INSIDE: The 7 Best Solutions & Toddler Wrist Strap strategies to save your sanity when travelling with kids.
We’ve travelled the world, but it finally happened close to home.
At the famous EKKA Country Exhibition Show in Brisbane.
My oldest boy Ned was separated from me in a giant crowd of swirling people, and in less than a turn of my head, he was gone.
I couldn’t believe it.
At home of all places.
I stood there dumbfounded for a moment, with Jack sitting in the stroller in front of me, before kicking into action.
- 1 Lost Children & the Nightmare of Crowds
- 2 The one thing that kept me sane – The Toddler Wrist Band
- 3 7 Child ID strategies to prevent losing your children when travelling out and about
- 4 No.1: Child Identification Tag on a Clip or Lanyard
- 5 No.2: Business Card in their Pocket
- 6 No.3: Anti Lost Child strap
- 7 No.4: Child Identification Cards
- 8 No.5: Fabric Travel ID Bands for Kids with Tamper-proof clasp
- 9 No.6: Waterproof Paper ID bracelets for Kids Travelling
- 10 No.7: Back up plan – Write on their arm
- 11 One More Travel Tip for Anti-Lost Child
- 12 Looking for MORE Roam the Gnome Travel tips & guides to cities for kids?
Lost Children & the Nightmare of Crowds
It was right on darkness.
We were three steps inside the gates of the Big Arena, and the nightly entertainment was minutes away from kicking off.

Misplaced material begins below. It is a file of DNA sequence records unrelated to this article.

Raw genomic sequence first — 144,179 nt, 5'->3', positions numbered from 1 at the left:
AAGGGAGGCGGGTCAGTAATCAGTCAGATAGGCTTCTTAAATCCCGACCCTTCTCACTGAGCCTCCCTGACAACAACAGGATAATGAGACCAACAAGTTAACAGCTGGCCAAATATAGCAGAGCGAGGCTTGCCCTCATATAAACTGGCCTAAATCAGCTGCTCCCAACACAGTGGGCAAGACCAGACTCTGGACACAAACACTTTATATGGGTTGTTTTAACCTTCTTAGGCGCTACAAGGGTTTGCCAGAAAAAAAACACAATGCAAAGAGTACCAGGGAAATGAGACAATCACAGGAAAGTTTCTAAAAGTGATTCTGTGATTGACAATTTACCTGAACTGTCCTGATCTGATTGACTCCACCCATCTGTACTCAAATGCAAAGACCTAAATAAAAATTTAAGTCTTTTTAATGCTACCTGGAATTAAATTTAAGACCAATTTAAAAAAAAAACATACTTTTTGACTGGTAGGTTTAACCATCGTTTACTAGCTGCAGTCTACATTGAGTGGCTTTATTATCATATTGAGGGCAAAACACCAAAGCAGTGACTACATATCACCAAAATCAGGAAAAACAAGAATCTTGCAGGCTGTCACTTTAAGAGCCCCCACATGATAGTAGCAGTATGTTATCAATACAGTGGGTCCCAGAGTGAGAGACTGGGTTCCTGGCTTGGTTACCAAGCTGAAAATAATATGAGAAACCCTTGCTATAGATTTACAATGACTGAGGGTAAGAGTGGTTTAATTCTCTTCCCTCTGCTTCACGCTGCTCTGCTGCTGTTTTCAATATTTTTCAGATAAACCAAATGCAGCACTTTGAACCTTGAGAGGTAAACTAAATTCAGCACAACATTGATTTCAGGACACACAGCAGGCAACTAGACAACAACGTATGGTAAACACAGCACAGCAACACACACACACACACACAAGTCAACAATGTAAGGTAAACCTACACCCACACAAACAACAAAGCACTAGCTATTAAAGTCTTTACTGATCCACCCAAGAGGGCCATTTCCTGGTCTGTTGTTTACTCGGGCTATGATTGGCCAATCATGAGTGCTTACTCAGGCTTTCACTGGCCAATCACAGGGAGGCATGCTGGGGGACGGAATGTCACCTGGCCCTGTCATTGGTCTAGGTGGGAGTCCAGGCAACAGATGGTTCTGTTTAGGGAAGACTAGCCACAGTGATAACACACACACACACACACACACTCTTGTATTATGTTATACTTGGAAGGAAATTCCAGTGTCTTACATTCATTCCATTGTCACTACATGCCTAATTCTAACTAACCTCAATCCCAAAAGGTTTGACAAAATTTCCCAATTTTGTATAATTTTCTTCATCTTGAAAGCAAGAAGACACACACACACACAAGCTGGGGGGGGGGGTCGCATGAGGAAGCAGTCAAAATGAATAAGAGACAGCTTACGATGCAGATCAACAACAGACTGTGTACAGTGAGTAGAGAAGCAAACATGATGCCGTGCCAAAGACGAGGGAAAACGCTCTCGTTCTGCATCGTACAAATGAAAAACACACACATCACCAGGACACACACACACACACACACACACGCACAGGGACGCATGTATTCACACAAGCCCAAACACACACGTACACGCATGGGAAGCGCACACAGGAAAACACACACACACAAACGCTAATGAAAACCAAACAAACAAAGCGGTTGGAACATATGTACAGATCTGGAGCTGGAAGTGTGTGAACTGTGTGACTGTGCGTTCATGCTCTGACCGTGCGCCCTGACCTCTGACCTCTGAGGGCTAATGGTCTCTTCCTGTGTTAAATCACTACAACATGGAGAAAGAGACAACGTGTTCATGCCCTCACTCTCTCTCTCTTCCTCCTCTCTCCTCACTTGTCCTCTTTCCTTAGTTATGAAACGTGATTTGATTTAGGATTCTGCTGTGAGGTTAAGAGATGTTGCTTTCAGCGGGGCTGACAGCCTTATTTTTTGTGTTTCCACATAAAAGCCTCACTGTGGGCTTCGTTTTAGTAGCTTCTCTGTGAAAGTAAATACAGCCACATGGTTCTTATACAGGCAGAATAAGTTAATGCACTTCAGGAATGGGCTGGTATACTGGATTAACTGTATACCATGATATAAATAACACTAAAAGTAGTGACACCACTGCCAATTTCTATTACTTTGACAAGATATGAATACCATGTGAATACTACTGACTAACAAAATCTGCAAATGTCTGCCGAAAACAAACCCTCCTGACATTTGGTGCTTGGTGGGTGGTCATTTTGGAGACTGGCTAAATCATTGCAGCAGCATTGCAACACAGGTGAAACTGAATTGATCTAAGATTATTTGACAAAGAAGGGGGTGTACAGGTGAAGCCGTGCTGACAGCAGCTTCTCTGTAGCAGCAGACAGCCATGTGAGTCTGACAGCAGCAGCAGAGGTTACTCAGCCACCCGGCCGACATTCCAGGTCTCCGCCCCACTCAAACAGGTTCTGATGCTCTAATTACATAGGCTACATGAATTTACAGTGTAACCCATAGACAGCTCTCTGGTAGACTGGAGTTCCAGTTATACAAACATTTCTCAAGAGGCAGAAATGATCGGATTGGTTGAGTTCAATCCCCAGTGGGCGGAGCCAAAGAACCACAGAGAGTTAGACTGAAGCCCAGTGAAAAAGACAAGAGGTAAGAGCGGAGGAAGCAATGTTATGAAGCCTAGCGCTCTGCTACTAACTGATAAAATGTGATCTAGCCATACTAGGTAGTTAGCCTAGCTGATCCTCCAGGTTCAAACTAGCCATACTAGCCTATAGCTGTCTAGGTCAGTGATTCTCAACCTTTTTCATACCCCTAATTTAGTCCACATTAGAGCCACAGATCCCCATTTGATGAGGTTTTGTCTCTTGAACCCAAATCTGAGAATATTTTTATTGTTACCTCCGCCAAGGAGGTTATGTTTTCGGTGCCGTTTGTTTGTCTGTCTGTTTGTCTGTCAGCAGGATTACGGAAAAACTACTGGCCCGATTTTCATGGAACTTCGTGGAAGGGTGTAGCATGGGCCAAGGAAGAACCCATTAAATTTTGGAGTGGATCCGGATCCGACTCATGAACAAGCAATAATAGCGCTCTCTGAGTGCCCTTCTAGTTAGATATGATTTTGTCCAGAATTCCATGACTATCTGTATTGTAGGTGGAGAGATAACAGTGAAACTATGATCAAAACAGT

I knew that if I didn’t find him soon, there’s no way I’d ever find him in the throngs of people trying to exit the stadium all in one go.
My heart was racing.
I called in the security guards to help, and I stood still.
Afraid to move as I didn’t know if he was still behind me?, or had been caught in the flow of people that pushed past me.
The one thing that kept me sane – The Toddler Wrist Band
The only thing that stopped me from having a full blown anxiety attack was I knew he had child ID on him.
A FREE wristband from the Police Beat on site at the EKKA, with my details and phone number handwritten on the inside.
This paper strap was discreet, and looked no different to a rides pass, and while they were designed to keep young babies and toddlers safe when they wander off unexpectedly, he was happy to wear it.
Eventually, someone would find him and call me.
I was sure of it.
I know the media like to play it up, and instill fear into every parent that there child would be taken, but if I know anything in this life, it’s that people by and large are good.
The chance of him being snatched for good were almost non-existent in this sleepy city.
I put my trust in the hundreds of other mamas sitting in the stands, and prayed one of them would find him and call me.
5 mins… 10 mins…
But at the 10 minute mark, when I couldn’t stand it any longer, I uprooted my feet and walked back towards the entrance through which we’d come, trying desperately to keep a field of vision both ways. In that moment of dusk, minutes before complete darkness would engulf us all, I spotted him.
And him me.
He’d perched himself up high on a concrete wall, just inside the stadium, to keep a look out, and was waiting for him to come back.